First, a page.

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Product Details

Customer Reviews

Top Customer Reviews

Format: Audio CD
I've been a fan of Zooey and She & Him for years, but musically I used to think that M. Ward was the backbone of She & Him. Zooey was the cute face and quirky voice that sold albums, but M. Ward's abilities are what always drove it home from a stylistic and technical point for me. But Volume 3 shows just how far Zooey has grown into her own. Her voice is warm, rich, and as unique as ever and she really stands out on this album.

Volume 3 is a really good album full of the poppy 60's-vibed tunes of once upon a time that She & Him have become known for, and I can tell that it will be on frequent rotation this summer by the pool. Quite a few tracks are reminiscent of the band Camera Obscura (most notably "I've Got Your Number Son", "Never Wanted Your Love", ) and their covers of "Hold Me, Thrill Me, Kiss Me" and Blondie's "Sunday Girl" are simply sublime. I'm always impressed by their cover selection.

I gave the album 4 stars instead of 5, though, because I found the album, despite it's poppy feel, to remain consistently just a little too mellow. Volume 1 had "Why Do You Let Me Stay Here" and Volume 2 had "In The Sun" to change up the pace a little. But no tracks really stand out on their own on this one. Instead of going from good to okay to great back to okay again like most decent albums tend to do, Vol. 3 remains good throughout. This is good and not-so-good, because although there are no bad songs to skip through, there never comes a big WOW! moment.

If you're a fan of She & Him, this album will not disappoint. And, as I said, Zooey's voice has only improved with time. Download Vol. 3 and get your swim caps and hula hoops ready, 'cause it's gonna be a chill summer.
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Format: Audio CD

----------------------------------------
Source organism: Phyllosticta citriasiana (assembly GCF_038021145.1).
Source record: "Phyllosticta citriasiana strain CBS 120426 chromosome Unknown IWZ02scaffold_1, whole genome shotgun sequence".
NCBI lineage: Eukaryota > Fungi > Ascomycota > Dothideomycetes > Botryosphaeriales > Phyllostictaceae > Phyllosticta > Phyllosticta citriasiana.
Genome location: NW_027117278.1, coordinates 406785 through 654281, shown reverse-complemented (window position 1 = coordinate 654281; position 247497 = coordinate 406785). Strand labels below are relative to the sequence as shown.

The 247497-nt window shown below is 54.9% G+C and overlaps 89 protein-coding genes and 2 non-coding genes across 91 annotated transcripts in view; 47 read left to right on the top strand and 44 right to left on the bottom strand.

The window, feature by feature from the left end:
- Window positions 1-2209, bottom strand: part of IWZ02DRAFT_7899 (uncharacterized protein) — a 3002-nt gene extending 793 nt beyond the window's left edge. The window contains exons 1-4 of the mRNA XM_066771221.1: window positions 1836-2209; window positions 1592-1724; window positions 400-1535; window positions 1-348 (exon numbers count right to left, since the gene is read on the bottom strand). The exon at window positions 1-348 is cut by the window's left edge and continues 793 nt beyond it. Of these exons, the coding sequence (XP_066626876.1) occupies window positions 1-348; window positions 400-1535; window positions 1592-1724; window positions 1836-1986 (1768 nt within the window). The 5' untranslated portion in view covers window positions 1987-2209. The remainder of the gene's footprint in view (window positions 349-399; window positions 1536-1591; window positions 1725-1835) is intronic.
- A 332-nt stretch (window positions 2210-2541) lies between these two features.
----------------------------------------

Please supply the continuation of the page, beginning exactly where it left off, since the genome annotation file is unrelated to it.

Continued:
Half these songs could have been penned by Ellie Greenwich and Jeff Barry and produced by the late (recently deceased), great Shadow Morton in the mid-1960s. In fact, one of the best here, "Baby," actually was. One can imagine Zooey Deschanel, had she been around back then, in friendly competition with the Shangri-Las, the Ronettes and Lesley Gore as the girls did their part to fend off the post-Beatles British invasion. Zooey's "I've Got Your Number, Son" sounds like some great Ronettes rarity that is only now being issued. "Hold Me, Thrill Me, Kiss Me" was a huge hit in 1965 for Mel Carter, but it is really a woman's song; and Zooey takes it back to its roots when it was a top five national hit for Karen Chandler in 1952-53. This is the best vocal performance I have ever heard by Zooey, and it shows she is capable of holding her own with some of the best of them from the past sixty years. At her best, her original songs are endearing, alluring and hypnotic--even haunting at times--and loaded with innocent charm that no other artist has been able to pull off consistently since the sixties girl sound. And moving into the succeeding decade (1978, to be exact), She & Him throw in a delightfully unexpected cover of Blondie's "Sunday Girl."

M. Ward displays his best producing and arranging chops to date, with some tracks getting the strings-and-horns wall-of-sound treatment to go along with organ and piano and his always superlative guitar work.

The one track I'm not all that sold on, despite its excellent lyrics, is Zooey's solo piece, "London." I miss the normal production values here; but mostly, it's just too dirge-like to want to rehear with the others that feature her trademark perky-quirky energy.